Remember? The trees that withhold the pyramids from the visitor’s eye for as long as possible? The church room that doesn’t make sense until you´re level with the pews? The stories that start out too close for you to see - and then pan out?


I hope that the compositional elements in the music discussed here contribute to obscuring each other a bit and that the contrasts between the sources come together when the components are combined and (re-) arranged for one single acoustic instrument. It’s not for me to say whether or not I achieve my goals, but musical memory has been repurposed - just like the little student guitar I'm using.


The general methodical outline is obviously not just my own. In my immediate surroundings, two Norwegian projects come to mind that use the juxtaposition of (partly traditional) musical entities to create a new creative space. Mattis Kleppen's ”BASSGRIOTISM - New premises for the bassguitar based on hardingfiddlers, griots and bluesmen" (Research Catalogue, 2015) succeeds in merging phrases, inflections, and rhythmic subtleties into a new repertoire for his instrument. Kleppen's work also touches on the theme of music that resonated in him during his formative years and how it has a special place in his sonic imagination for the rest of his life. Also, Ingfrid Breie Nyhus' exploration of tradition and modernism is worth mentioning. In her 2017 exposition "Tradisjoner På Spill / A Play With Traditions", she conducts several experiments along the lines indicated by her project title. I sense a certain kinship with the sections that concern how visual folk art itself may contain a certain degree of abstraction, a topic in which she and composer Øyvind Torvund (2014) quote Mikkel B. Tin (2007). There is also a parallel to be found in how she lifts playing practices from the fiddle and onto the keyboard in the sub-project "Slåttepiano". I place the present project near these two, but I would underline the difference in that I juxtapose two of my own compositional practices (that emerge from their respective influences and are musical amalgams from the outset), rather than two existing traditions (which is where I perceive Kleppen´s and Nyhus´ work to reside).


And that's where I'll stop writing. Reflection is sometimes the opposite of the creative – as Henrik Holm (2019) writes: “To reflect implies a break away from an activity. The very instant I start reflecting on something, I separate myself from that which I’m reflecting over. Many see this fracture as a general feature of modernity: Modern man has developed a reflexive relationship with everything, thereby causing a break with his own experience of reality» (my translation from Norwegian). Visual artist Caroline Slotte (2010) engages with written language apprehensively: "In the same way that art can harbour the irrational, surreal and ambiguos - everything inconsistent and complex in human existence - there should be room for the inexplicable in texts that aim to describe artistic projects" (my translation from Norwegian).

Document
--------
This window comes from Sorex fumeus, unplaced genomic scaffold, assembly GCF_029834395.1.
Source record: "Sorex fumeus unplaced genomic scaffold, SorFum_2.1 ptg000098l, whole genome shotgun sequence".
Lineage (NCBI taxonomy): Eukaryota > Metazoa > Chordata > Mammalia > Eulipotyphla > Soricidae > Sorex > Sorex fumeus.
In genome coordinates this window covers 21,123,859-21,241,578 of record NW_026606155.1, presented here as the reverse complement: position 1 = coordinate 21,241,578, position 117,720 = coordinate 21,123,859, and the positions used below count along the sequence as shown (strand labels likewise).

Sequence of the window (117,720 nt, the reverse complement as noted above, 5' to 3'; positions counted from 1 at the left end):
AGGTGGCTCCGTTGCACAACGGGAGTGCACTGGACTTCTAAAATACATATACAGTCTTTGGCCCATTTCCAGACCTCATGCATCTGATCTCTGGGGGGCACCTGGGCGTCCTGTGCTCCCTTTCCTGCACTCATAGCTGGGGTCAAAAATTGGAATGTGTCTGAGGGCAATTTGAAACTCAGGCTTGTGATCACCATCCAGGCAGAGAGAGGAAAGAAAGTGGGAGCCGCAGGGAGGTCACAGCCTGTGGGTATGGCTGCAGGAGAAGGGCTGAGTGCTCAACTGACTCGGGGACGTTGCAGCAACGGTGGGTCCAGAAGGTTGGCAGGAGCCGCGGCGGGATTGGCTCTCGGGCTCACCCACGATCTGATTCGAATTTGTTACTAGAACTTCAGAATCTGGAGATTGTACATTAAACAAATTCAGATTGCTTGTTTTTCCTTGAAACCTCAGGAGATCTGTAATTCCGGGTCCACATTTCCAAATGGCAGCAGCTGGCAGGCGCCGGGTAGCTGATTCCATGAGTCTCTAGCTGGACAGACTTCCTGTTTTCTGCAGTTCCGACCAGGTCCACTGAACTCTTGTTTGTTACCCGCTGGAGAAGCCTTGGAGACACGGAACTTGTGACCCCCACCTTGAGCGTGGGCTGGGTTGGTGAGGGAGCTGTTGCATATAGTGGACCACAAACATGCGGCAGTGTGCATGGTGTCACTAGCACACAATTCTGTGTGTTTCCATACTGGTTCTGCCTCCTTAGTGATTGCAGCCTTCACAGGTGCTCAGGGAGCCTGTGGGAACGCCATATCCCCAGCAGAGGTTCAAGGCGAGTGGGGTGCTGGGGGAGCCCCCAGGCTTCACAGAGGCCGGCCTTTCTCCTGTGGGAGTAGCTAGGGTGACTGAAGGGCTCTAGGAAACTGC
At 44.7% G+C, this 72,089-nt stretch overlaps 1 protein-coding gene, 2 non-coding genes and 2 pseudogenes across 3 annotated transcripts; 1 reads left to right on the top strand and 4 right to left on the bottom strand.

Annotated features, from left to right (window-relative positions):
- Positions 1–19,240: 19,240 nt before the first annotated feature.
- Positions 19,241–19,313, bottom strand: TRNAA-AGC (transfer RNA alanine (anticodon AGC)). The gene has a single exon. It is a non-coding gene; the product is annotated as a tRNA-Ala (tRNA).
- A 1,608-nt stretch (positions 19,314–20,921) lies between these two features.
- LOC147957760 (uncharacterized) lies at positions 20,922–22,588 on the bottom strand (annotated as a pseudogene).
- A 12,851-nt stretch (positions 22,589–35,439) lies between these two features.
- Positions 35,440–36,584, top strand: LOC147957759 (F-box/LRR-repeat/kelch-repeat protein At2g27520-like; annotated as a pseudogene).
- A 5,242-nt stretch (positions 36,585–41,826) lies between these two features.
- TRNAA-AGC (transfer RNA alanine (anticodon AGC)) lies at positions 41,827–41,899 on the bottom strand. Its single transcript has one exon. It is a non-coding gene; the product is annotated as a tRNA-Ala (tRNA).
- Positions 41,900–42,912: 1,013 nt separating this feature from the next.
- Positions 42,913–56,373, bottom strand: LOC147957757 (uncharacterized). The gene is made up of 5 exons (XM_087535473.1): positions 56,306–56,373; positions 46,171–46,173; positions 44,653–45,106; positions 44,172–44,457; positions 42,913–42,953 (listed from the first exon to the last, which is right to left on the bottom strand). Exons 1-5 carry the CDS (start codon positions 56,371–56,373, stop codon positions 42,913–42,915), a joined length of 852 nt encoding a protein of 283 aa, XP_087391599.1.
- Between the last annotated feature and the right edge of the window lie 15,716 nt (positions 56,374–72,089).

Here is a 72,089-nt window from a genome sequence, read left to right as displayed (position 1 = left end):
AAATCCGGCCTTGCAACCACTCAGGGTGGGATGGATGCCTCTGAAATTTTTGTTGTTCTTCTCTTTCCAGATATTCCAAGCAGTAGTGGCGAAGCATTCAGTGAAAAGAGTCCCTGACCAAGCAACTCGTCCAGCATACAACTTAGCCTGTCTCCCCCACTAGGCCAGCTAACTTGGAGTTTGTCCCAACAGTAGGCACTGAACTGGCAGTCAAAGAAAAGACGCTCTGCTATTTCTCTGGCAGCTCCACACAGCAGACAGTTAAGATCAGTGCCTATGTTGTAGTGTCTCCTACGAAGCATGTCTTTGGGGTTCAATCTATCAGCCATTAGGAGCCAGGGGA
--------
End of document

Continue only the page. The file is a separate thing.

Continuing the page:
To me, Holm’s and Slotte´s essays seem to capture the problem of how we may be in danger of producing art that is conducive to written and academic knowledge forms we’re drawn to, just because they have the shimmer of institutionalized prestige. 


Acting as committee chair during an artistic research viva voce I recently attended, Darla Crispin asked the rhetorical question “Will artistic research eat itself?” and I think the challenge she had in mind was the one that Holm discusses above: Expose too much of your process, and your process will change to accommodate the exposition. I think we can can communicate intention (if there is one) and activity as well as context, but not speculate in result or effect. The music is the primary text in this project, and what you’re about to finish reading right now is just an extended version of what we still called “liner notes” back when the first melodies on this record were written – an Eon ago, it seems.






(Screenshot from video: Kristoffer Hylland Skogheim)